The Hong Kong-Zhuhai-Macao (KHZM) bridge continues to make a big difference to the tourism numbers of Macau. Macau’s Statistics and Census Service has reported that March’s visitor arrivals tallied up to 3.39 million, 24% higher year on year.
The breakdown of visitor statistics is also good news overall. Visitors who stayed in Macau overnight were up 9.1% year on year, and those just staying for a day or less were up 40.8%, indicating the ability to drive over the bridge for a few hours to check out the sights really helped numbers overall.
On average, tourists stayed for 1.2 days, which showed no change from the previous year.
Increasing the likelihood that the bridge really helped things, visitors from Mainland China were up 31.3%, and those visiting “by land” were up 62.4%. Specifically, the report notes that 504,000 used the bridge during the month of March.
This might be the peak of what the current transport options can provide with the current economic outlook. The report notes that March saw a 4.4% decrease in visits when compared with February. That month was likely boosted by Chinese New Year visits.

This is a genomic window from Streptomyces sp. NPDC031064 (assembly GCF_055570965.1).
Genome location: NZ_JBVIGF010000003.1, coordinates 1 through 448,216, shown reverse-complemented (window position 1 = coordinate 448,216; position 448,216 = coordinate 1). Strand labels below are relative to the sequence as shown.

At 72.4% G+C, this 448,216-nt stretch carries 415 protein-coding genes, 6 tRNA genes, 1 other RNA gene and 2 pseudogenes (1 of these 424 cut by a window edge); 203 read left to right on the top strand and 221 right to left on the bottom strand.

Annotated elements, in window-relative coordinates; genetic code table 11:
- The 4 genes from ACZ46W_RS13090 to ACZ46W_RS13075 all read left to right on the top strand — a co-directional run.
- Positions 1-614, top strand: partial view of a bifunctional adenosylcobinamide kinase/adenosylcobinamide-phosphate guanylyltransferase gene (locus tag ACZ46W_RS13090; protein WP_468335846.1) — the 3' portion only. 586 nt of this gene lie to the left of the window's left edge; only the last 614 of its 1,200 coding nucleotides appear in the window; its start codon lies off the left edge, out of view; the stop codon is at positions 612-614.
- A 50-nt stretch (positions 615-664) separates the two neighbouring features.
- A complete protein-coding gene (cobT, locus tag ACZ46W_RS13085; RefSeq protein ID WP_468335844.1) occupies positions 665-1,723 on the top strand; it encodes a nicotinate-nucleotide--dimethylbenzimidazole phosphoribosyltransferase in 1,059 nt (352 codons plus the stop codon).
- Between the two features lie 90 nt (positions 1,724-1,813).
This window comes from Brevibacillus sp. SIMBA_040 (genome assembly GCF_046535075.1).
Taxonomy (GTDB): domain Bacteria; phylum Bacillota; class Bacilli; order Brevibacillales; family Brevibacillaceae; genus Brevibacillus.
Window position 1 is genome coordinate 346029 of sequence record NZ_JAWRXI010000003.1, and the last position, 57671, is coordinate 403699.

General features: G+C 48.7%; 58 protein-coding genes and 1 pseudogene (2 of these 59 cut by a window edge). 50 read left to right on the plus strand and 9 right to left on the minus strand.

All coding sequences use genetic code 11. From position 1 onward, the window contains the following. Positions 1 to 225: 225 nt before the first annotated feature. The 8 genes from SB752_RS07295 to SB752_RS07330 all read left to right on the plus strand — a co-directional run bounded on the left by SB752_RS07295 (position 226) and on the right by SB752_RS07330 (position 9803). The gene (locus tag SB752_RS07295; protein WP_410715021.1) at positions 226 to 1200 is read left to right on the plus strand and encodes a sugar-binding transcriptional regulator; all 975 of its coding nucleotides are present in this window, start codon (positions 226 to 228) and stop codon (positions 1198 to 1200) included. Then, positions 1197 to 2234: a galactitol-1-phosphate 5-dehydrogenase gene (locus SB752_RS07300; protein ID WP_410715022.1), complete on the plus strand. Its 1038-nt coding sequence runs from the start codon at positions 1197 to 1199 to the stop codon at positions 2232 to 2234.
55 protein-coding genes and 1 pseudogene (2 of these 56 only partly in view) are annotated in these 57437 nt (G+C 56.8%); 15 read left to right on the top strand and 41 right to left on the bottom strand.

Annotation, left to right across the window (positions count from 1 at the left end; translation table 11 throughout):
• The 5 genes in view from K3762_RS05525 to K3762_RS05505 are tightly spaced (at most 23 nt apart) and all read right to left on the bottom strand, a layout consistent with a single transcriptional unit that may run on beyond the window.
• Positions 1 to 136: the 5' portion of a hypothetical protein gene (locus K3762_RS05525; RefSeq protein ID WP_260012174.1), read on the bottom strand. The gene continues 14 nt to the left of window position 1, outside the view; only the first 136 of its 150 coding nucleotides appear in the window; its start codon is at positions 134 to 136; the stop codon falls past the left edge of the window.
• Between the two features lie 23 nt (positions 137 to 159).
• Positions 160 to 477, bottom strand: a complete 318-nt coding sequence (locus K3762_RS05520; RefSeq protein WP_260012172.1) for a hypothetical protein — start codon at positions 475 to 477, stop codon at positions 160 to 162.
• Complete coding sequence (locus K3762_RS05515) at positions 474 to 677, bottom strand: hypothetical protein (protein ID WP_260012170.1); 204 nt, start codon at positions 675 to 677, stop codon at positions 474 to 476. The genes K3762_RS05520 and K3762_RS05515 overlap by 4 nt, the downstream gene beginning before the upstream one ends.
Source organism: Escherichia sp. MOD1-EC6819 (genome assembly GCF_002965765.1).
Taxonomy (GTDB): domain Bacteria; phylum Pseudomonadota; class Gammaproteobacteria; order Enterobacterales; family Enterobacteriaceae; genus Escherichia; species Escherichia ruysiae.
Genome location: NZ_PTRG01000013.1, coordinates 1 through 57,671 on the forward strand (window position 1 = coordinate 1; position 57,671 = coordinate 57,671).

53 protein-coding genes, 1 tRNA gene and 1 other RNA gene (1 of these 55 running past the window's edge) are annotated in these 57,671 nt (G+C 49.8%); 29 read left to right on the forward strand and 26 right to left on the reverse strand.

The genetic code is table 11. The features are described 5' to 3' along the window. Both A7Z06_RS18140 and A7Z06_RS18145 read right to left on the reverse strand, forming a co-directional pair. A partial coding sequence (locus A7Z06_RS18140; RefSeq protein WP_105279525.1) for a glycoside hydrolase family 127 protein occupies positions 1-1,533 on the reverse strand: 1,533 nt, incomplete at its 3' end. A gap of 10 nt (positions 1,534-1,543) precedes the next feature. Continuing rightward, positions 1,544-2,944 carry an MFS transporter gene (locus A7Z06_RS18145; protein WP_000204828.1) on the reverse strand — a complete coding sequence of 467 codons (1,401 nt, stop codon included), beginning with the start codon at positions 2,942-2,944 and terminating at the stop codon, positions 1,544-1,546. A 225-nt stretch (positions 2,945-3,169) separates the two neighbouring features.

The report also notes quarterly numbers for the administrative region. Visitor arrivals are up 21.2% year on year for the first quarter, with increases from citizens of every country listed:
“Mainland China (7,448,291) and Hong Kong (1,793,114) recorded respective growth of 23.5% and 21.3% year-on-year, and those from the Republic of Korea (262,051) and Taiwan (261,853) went up by 9.2% and 3.3% respectively. Visitors from the United States (50,206), Australia (23,965), Canada (20,830) and the United Kingdom (13,860) showed year-on-year increases.”
With the number of visitors increasing in nearly every measurable way, Macau appears to be bringing in more tourists from the mass market than the VIP one, considering recent gross gaming revenue (GGR) numbers are down. That’s part of the strategy of operators, certainly, but they’ll be hoping the VIPs come back sooner than later.
Based on recent prognosis from analysts, Macau is likely to suffer continuing declines in revenue until the US-China trade war gets settled. Chinese manufacturing VIPs will have less credit to play with until their exports can resume.